Jong-In Park, PhD
PhD, University of New South Wales, Sydney, Australia, 2000
MA, Yonsei University, Seoul, Korea, 1990
BA, Yonsei University, Seoul, Korea, 1988
Dr. Park earned his Bachelor’s and Master’s degrees in Biochemistry and worked for the pharmaceutical branch of SAMSUNG, Inc until he decided to pursue an academic career. Dr. Park received his PhD degree in Biochemistry and Molecular Genetics for studies of Ras-regulated stress responses in yeast. He then conducted postdoctoral research on the role of the MAP kinase pathways for oncogenic Ras, Raf, and receptor tyrosine kinases in human cancer. Upon completing his training, Dr. Park joined the faculty of the Biochemistry Department at the Medical College of Wisconsin in 2006. Since then, Dr. Park has been studying oncogenic signaling and metabolic pathways in different tumors with the support from various funding agencies, including the NIH-National Cancer Institute, the American Cancer Society, and the Department of Defense.
In addition to basic science research, Dr. Park also conducts clinical cancer research. For example, since 2014, he has been participating in the NCI-MATCH Precision Medicine Cancer Trial as the Translational Chair of the Dabrafenib & Trametinib combination therapy arm, which targets BRAF-driven cancer. Dr. Park is a former recipient of the ACS Research Scholar award, the DOD New Investigator award, and the FAMRI Young Investigator award. At MCW, Dr. Park received multiple recognitions as Outstanding Medical Student Teacher and Outstanding Graduate Student Teacher.
- Cell Cycle
- Cell Death
- Drug Resistance, Neoplasm
- Gene Expression Regulation, Neoplastic
- MAP Kinase Signaling System
- Molecular Chaperones
- Pancreatic Neoplasms
- Precision Medicine
- Thyroid Neoplasms
Oncogenic transformation requires reprogramming in signaling and metabolism, which inevitably causes cellular stress that places pressure on transforming cells to develop stress tolerance mechanisms. As such, malignant tumors might have successfully developed a protective mechanism and, if identified, this mechanism may be targeted for therapy. An important goal of Park lab research is to elucidate the molecular mechanisms underlying these events and to translate the knowledge into an advanced therapeutic strategy.
Dr. Park’s research projects include:
Studying the role of mortalin in MEK/ERK-activated tumor cells
The MEK/ERK pathway is a key effector of the oncogenic BRAF, KRAS, and receptor tyrosine kinases, and its deregulation is a central signature of many epithelial cancers. We recently demonstrated that MEK/ERK deregulation puts cells at risk of mitochondrial cell death, but that mortalin, a mitochondrial chaperone, can counteract this risk. Briefly, mortalin can determine the live/die decision in MEK/ERK-dependent tumor cells by regulating a mitochondrial death machinery that consists of ANT, a mitochondrial channel that controls bioenergetic homeostasis, and CypD, a chaperone that functions as the gatekeeper of the mitochondrial permeability transition pore (view article PMID: 32156782; view article PMID: 32291414). Current studies in Park lab focus on elucidating the nature of mitochondrial stress associated with overactive MEK/ERK signaling in tumor cells and on identifying the molecular mechanisms by which mortalin protects tumor cells from this stress.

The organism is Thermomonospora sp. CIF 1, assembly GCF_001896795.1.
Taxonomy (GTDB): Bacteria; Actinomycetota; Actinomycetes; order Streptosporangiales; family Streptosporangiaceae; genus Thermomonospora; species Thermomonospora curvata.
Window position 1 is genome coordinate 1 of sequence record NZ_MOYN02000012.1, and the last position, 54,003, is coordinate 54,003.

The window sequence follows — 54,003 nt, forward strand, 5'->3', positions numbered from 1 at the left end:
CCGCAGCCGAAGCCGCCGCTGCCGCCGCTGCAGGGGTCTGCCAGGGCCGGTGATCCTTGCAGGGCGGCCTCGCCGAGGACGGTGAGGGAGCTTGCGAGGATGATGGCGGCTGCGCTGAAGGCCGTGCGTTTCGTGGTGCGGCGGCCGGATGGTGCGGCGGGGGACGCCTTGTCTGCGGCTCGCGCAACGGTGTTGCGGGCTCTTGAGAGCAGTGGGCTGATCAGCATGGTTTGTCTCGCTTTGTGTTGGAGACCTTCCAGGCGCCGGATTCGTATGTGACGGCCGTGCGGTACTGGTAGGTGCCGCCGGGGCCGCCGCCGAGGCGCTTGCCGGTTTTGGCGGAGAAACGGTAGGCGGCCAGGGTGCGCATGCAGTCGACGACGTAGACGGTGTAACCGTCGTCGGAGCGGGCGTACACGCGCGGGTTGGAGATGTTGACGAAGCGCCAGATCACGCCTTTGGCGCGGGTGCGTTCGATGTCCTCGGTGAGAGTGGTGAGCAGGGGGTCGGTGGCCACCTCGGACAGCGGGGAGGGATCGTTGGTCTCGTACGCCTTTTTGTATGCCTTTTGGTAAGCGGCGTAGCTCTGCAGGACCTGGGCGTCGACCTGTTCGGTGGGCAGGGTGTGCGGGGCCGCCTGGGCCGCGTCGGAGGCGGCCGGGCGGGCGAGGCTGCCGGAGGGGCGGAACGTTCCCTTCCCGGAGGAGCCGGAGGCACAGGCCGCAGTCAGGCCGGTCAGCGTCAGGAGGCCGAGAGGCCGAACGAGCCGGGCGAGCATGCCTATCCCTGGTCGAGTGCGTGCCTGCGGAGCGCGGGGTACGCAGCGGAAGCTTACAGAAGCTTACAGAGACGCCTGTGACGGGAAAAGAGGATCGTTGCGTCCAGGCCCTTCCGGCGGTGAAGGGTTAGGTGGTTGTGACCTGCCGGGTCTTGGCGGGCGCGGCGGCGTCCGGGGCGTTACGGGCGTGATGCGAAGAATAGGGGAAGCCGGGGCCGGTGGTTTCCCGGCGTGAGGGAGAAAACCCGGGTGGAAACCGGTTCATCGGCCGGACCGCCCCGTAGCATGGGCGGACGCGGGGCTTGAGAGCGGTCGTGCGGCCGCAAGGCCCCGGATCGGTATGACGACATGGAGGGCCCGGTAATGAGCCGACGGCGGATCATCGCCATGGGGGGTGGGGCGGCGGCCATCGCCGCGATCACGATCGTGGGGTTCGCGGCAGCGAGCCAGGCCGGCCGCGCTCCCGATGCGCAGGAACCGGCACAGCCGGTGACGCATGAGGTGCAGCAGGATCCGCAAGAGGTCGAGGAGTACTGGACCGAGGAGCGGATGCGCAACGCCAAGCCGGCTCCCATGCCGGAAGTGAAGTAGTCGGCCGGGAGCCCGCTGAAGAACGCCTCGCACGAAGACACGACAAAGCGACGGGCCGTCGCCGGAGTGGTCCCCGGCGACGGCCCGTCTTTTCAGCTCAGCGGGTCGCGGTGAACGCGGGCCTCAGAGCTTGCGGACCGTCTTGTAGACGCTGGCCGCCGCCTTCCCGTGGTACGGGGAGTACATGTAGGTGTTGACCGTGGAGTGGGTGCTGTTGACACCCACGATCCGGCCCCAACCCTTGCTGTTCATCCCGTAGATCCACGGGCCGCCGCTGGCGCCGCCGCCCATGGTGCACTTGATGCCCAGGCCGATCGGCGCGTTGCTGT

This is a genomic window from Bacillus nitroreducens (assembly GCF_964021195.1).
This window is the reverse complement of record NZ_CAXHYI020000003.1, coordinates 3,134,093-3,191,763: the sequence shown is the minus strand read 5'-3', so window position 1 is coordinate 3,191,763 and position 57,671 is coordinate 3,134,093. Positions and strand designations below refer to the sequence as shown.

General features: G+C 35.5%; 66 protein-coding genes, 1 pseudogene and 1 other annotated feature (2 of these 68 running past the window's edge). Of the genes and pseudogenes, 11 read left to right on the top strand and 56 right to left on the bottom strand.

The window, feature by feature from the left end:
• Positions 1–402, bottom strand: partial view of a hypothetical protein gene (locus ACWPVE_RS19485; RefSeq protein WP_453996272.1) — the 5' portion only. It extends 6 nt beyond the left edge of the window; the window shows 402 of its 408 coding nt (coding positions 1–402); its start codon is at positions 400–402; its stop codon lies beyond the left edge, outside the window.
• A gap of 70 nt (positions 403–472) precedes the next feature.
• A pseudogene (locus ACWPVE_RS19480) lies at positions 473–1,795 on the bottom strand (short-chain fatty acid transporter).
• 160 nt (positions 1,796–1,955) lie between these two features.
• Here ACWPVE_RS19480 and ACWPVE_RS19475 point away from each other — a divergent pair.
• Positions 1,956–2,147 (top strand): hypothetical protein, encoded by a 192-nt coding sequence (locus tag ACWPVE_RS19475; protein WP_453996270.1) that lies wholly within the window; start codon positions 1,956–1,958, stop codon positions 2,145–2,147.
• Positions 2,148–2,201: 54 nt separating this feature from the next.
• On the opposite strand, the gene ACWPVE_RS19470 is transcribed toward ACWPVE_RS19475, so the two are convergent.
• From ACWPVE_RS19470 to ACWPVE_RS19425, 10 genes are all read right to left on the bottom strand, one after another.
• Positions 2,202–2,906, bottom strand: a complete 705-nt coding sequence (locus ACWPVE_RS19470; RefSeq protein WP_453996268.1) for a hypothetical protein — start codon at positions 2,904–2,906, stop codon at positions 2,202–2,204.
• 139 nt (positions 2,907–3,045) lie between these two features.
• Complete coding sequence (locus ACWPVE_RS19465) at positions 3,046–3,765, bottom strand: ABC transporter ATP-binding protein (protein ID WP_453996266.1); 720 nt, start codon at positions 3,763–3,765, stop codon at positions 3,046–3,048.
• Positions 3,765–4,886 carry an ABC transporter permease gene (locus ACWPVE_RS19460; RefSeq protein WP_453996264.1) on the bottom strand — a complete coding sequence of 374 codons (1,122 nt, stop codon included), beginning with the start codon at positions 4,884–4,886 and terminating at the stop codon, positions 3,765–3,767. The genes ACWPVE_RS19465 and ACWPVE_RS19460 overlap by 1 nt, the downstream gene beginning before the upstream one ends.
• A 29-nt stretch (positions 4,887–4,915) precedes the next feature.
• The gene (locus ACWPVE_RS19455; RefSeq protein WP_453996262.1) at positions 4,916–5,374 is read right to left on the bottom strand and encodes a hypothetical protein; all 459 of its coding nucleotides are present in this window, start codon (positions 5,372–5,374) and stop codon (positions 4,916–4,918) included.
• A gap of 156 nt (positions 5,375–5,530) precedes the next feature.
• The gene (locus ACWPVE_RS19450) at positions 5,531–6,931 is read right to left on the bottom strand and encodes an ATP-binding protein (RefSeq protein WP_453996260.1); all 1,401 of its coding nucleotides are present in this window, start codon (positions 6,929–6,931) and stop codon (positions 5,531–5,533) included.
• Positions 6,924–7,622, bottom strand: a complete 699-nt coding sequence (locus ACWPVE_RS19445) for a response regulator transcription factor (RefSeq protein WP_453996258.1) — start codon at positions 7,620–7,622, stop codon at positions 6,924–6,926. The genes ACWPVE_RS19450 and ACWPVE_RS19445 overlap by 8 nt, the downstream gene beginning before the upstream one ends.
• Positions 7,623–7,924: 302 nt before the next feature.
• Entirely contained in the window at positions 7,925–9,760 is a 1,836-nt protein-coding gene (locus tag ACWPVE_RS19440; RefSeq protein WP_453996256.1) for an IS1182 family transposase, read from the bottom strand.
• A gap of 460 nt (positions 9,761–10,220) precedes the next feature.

Targeting mitochondrial metabolism in RET-mutant cancers
Somatic as well as inherited mutations in the RET receptor tyrosine kinase are a key etiological factor in cancers, including thyroid cancer. For example, inherited RET mutations are an important prognostic marker for the multiple endocrine neoplasia type 2 (MEN2) syndrome, in which medullary thyroid cancer is a key pathological presentation. As a member of the American Cancer Society MEN2 consortium, we recently demonstrated that mitochondrial bioenergetics is affected by RET inhibition in medullary thyroid tumor cells and that the mitochondrial activity altered upon RET inhibition can be exploited for the design of a combination therapy with mitochondria targeted agents (view article PMID: 28475408). Our current research focuses on further developing this concept in different tumors.
Participating in the NCI-MATCH Precision Medicine Cancer Trial
This clinical trial is a “genotype to phenotype” phase II study. An important goal of this study is to identify the features of various tumor types with the same mutation that cause them to either respond to or resist treatment with a targeted therapy (view article PMID: 32758030). Find more information at the National Cancer Institute.
eIF5A-Independent Role of DHPS in p21CIP1 and Cell Fate Regulation.
(Becker AE, Wu PK, Park JI.) Int J Mol Sci. 2021 Dec 07;22(24) PMID: 34947982 PMCID: PMC8707118 SCOPUS ID: 2-s2.0-85120635476 12/25/2021
Mortalin depletion induces MEK/ERK-dependent and ANT/CypD-mediated death in vemurafenib-resistant B-RafV600E melanoma cells.
(Wu PK, Hong SK, Park JI.) Cancer Lett. 2021 Apr 01;502:25-33 PMID: 33440231 PMCID: PMC7897271 SCOPUS ID: 2-s2.0-85099283545 01/14/2021
Guidelines for the use and interpretation of assays for monitoring autophagy (4th edition)1.